In December 2010, WaterShapes published “How to Make Durable Pool Plaster,” an article filled with what I knew about making reliable, discoloration-free pool plaster – including basic information about both proper and improper plastering practices.
It should come as no surprise that, since then, research has continued and our understanding of issues involved in the proper mixing and application of these cementitious finishes has continued to grow.
This article will cover these developments, discussing in greater detail the
I had a college professor who was fond of saying, “There are only two types of concrete in this world: The first is concrete that is cracked, and the second is concrete that is going to crack.”
That’s a good laugh line, but the tough thing about it is that it’s also true. This is why the engineering design procedures for all reinforced concrete (pursuant to ACI 318 and 350, which are the key American Concrete Institute standards for concrete structures) allow for
The lessons we’ve covered in this long sequence of articles have typically revolved around single, key errors and have generally called for commonsense (and often simple) remedies. In the world of pool construction, however, there are situations in which the problems are far more complex, often rising from multiple missteps and clusters of intertwined failures.
This is one of those situations, and it has to do with a basic pool/spa combination in a brand-new housing development. Although the pool contractor charged only $35,000 for the installation, the associated legal
Several years back, the luxury car maker Lexus described its corporate mission as the relentless pursuit of perfection, and I’m willing to step up and say that working with glass tile on the shapely, detailed interior surfaces of swimming pools and spas is just that sort of pursuit.
That’s not saying we hit the mark with placement of every single piece of tile across surfaces that frequently cover thousands of square feet, but we have
This project is wonderful in so many ways that it’s tough to believe our clients could be anything less than perfectly satisfied – but, surprisingly, they’ve had a bone to pick with me.
It’s just gorgeous: A great shape, beautifully detailed tile, a perimeter-overflow system augmented with a vanishing edge, underwater speakers, lush landscaping – a perfect Hawaiian-style plunge for
There are two truths when it comes to swimming pools and heat: Year in and year out, some months are colder than others and, year by year, energy prices tend to rise.
For a facility built around a heated swimming pool, those two truths are powerful drivers of the ongoing cost of staying in operation – and it’s safe to say that seasonal expenses related to keeping the water warm are never far from the minds of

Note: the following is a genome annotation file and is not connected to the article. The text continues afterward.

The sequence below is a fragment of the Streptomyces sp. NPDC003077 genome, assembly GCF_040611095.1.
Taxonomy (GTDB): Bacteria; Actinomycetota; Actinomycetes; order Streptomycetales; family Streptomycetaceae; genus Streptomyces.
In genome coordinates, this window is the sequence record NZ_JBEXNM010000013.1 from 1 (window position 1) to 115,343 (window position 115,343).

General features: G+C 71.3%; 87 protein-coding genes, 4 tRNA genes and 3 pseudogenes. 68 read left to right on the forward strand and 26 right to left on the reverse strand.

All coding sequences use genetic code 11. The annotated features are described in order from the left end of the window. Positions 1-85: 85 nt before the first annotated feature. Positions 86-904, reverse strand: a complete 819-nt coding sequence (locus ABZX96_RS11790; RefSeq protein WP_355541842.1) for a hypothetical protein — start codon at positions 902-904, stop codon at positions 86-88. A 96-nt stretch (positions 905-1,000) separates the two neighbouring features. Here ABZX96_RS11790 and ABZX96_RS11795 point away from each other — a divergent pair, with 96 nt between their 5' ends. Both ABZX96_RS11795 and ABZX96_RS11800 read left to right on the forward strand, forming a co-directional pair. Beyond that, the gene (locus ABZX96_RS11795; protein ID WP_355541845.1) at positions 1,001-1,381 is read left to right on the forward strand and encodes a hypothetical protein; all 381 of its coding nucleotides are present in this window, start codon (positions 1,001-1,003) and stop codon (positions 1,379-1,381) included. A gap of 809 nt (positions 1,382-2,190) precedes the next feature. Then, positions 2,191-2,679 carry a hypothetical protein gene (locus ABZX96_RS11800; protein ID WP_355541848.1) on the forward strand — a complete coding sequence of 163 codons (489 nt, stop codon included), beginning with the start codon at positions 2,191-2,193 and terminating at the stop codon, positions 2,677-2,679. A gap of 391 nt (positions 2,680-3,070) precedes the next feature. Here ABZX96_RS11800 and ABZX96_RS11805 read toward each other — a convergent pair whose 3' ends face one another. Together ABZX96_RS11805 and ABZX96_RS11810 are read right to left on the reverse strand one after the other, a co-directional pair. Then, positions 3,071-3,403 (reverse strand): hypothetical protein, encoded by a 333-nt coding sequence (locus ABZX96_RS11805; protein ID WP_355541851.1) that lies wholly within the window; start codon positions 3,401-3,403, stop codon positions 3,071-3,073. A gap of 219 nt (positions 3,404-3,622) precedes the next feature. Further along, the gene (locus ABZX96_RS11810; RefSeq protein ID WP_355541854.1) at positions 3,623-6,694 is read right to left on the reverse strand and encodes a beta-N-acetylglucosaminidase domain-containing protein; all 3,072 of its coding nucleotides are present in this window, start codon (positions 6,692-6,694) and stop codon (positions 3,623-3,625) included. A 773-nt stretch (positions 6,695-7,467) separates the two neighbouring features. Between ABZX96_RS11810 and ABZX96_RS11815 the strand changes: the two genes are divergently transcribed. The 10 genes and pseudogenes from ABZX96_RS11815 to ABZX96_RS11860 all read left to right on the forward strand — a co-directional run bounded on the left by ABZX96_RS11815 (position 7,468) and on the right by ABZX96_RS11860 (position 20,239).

By Kim Skinner
Picture this: You’ve just completed the installation of a beautiful new swimming pool – a real step up for the home and its backyard. The clients had their hearts set on its dark-gray interior finish: They’d heard it would help warm the water on sunny days, and they liked the thought that the pool would look more like a beautiful lagoon than a pale swimming hole.
The plaster crew
In my career, I’ve applied lots of fine finishes to swimming pools, spas, fountains and other types of waterfeatures. Most often we work with glass tile, but we also keep our hands in a variety of ceramic or porcelain tiles, various mosaics and, generally, what most would call classy, top-flight materials.
No two projects are ever quite the same, but the procedures we follow are: In every case, we at Rock Solid Tile (Calabasas, Calif.) end up having to work through imperfections in the concrete shells left for us by builders and their concrete crews – and that’s true even if they’re experienced and have
By Mike Farley
I’ve been working as a watershape designer long enough to have seen big trends emerge and really take hold. It seemed for a while, for example, that vanishing edges came up at some point in just about every initial client conversation.
More recently, I’ve found myself discussing lots of geometric pools – rectangles and various other squared-off perimeters – and that’s great, because it gives us plentiful ways to
By Kim Skinner
Once a new swimming pool is filled with water and turned over to its owners, the designer and builder have completed their work: Let’s assume that the results have met or exceeded the clients’ expectations and that everyone is pleased by the outcome.
If all has truly gone well, little will occur in subsequent weeks to change the general sense of
It’s rare, but it happens: Every once in a while, a client’s desires align perfectly with the capabilities of a watershape designer and builder – so much so that the collaboration becomes a study in how powerful creative harmony can be.
This sort of synergy was a hallmark of the hillside project under discussion here. Early in the process, we were brought aboard to work on an unusually large spa as well as a small
By Mike Farley
It’s not what I’d call a common request these days, but every now and then I come across homeowners who want to be able to sit in the water to enjoy a cool drink or even a meal. It gets hot in Texas, after all, and these folks figured that relaxing under an umbrella around an in-pool table would be a great way to beat the heat.
It’s actually a decent concept, but just as is the case with the stools we sometimes set up for swim-up bars, the designer or builder needs to
Lots of pools built in the 1960s and ’70s and even through the ’80s were surrounded by ribbons of concrete decking of uniform width, all the way around. Frequently, those decks were too narrow to make them of much use for more than walking around the pool: lounge chairs are too long to be set up facing the water, and a poolside table and chairs cover far too much ground to be included.
The solution that runs through the heads of lots of homeowners is simply to